Localism & You
The Localism Bill
The Localism Bill published in December 2010 (and currently going through Parliament) sets out a series of proposals with the potential to achieve a substantial and lasting shift in power away from central government and towards local people. The proposals include two that are relevant to the matter of a directly elected mayor, aside from those that give the citizens of Birmingham the opportunity to decide if they want a directly elected mayor in the first place:
New freedoms and flexibilities for local government
New rights and powers for communities and individuals.
There is a degree of scepticism as to what benefit a directly elected mayor would confer upon Birmingham as opposed to the benefits that result from the current system. A directly elected mayor, apart from being Mr or Ms Birmingham and thereby a spokesperson for the city would be well placed to explore and exploit the general power of competence set out in the Localism Bill. This power is designed to allow local government the legal capacity to do anything that an individual can do that is not specifically prohibited by law. In short, Mr or Ms Birmingham will be able to work with local people, local groups and other interested parties to shape local solutions to Birmingham’s problems and seek local ways of exploiting the opportunities peculiar to Birmingham as long as what they propose does not break any law. An end to one size fits all approaches that rarely meet the needs of our unique city.
The general power of competence is partnered with a new, general power that gives local authorities more freedom to work together with others in new ways to improve the quality of public services available to local citizens; joined up service delivery at local level. This approach should result in creative, innovative, local approaches being developed to meet local needs. It is hoped that improvements in quality of service delivery will be matched with reductions in the cost of that delivery. The bringing together of partners to drive up quality and reduce costs would be a key role for Mr or Ms Birmingham.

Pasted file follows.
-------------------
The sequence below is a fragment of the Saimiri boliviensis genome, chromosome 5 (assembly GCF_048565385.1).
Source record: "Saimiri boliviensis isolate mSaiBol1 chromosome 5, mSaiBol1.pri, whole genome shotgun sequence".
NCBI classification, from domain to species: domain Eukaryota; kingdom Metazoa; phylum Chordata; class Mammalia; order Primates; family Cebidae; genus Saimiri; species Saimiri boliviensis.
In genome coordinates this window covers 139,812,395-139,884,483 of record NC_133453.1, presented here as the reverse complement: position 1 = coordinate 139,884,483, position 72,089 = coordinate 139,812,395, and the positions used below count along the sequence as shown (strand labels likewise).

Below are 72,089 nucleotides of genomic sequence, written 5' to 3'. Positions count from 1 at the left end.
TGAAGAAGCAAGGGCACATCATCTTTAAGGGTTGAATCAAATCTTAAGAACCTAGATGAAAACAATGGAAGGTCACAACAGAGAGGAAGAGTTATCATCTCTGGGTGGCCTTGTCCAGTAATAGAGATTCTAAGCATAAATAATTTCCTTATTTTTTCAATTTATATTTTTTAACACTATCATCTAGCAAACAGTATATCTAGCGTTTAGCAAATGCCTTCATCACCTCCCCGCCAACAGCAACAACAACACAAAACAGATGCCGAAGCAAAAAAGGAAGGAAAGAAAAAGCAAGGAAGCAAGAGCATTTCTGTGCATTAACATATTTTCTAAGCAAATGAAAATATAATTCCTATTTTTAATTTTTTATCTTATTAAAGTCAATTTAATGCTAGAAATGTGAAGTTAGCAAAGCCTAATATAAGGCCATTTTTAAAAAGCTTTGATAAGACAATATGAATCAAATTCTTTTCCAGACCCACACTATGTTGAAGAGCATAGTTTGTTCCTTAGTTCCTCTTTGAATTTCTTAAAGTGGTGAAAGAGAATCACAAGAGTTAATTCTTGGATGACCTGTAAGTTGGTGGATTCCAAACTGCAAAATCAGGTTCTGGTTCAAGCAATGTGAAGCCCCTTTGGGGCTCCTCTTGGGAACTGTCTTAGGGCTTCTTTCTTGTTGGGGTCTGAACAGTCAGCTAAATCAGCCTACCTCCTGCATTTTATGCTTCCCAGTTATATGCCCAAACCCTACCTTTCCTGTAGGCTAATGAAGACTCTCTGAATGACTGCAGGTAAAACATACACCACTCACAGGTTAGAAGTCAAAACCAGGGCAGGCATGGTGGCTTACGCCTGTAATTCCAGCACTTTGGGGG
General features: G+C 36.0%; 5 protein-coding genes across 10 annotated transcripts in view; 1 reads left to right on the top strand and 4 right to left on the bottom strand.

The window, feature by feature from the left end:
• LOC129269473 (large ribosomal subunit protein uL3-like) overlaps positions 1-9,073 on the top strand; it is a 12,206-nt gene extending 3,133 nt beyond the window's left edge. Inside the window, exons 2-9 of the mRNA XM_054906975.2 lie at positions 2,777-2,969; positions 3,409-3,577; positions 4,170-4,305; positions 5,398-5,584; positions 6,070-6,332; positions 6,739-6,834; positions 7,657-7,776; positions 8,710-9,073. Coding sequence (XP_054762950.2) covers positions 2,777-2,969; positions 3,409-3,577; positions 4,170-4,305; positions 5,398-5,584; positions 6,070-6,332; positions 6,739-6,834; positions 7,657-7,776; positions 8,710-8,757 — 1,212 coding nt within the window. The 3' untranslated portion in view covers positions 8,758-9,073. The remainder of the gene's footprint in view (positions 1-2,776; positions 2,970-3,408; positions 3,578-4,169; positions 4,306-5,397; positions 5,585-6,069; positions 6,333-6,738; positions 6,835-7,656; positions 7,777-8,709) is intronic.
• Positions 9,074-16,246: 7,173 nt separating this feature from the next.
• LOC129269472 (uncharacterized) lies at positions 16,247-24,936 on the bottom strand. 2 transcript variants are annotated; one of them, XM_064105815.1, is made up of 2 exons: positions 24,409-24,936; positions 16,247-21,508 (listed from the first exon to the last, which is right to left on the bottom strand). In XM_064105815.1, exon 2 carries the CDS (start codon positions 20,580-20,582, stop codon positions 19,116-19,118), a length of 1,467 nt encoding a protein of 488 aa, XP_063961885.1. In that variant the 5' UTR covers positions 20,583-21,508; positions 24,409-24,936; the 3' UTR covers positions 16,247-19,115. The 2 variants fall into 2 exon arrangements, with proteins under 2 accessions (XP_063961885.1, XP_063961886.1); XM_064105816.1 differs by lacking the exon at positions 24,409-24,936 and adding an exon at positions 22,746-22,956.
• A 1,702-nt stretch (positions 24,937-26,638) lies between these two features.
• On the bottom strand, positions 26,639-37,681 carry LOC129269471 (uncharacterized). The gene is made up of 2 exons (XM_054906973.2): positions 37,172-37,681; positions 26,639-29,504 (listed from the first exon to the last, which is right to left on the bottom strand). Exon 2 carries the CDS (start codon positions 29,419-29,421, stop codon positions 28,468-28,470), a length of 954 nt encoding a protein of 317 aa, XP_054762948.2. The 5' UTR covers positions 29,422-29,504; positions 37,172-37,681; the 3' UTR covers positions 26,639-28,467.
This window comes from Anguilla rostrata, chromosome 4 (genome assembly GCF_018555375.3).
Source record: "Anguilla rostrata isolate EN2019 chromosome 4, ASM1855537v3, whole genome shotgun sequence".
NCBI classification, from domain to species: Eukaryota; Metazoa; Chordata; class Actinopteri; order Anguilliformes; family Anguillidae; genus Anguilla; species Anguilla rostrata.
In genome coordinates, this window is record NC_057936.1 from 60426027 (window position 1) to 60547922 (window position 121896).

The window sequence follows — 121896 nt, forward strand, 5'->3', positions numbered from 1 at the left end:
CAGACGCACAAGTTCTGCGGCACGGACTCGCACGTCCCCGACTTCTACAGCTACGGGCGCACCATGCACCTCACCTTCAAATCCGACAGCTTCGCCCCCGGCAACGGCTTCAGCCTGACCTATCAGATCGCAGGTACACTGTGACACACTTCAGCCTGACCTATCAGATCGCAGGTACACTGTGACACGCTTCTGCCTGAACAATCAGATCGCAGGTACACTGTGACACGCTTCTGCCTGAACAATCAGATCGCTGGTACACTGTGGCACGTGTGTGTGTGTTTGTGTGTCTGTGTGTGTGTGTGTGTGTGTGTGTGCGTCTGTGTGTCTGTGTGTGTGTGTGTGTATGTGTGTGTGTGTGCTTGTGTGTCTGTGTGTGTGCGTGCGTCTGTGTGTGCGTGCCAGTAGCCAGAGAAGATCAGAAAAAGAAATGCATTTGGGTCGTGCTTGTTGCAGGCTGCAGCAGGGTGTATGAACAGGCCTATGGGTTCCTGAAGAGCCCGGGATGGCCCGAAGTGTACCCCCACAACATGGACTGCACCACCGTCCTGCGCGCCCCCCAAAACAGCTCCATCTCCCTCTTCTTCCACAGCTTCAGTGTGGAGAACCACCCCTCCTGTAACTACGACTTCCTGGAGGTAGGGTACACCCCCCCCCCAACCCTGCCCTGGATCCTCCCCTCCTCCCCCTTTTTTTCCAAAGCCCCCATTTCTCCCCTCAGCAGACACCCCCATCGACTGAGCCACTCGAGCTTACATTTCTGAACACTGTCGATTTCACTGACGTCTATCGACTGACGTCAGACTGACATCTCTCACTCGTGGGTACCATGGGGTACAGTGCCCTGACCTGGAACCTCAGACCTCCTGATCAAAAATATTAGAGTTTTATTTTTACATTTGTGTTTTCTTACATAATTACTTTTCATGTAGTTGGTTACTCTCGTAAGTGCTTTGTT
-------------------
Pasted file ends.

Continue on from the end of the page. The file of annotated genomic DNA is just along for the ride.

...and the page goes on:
Whilst some fear a directly elected mayor will be practically powerless, no more than a figurehead others seem to fear the city being dominated by a directly elected dictator. The Localism Bill includes a measure to increase the ability of local communities to trigger a local referendum on local issues of concern to them. This new power will allow Birmingham citizens to hold referenda should they be unhappy with the performance of a directly elected mayor at any time during that person’s term of office. A directly elected mayor will have to consider seriously any referendum receiving sizeable support from the citizens of Birmingham, if he or she wishes to be re-elected. The current leader of the council, elected by a proportion of the 120 Councillors who make up Birmingham City Council only has to fear possibly losing that support and, may be the support of a small part of the electorate in the ward which they represent on the Council, if people disagree with their policies. One has to ponder which of the two, a directly elected mayor or a council leader chosen by a proportion of their peers is the most democratic and effective form of leader for a great city like Birmingham.
We have a volunteer team continually working to scrutinise the bill and it’s amendments and we will update you on this page of any significant news. The Bill is currently in the House of Lords and should be gaining royal assent in January. You can keep up to date on proceedings by signing up to daily email updates from Parliament.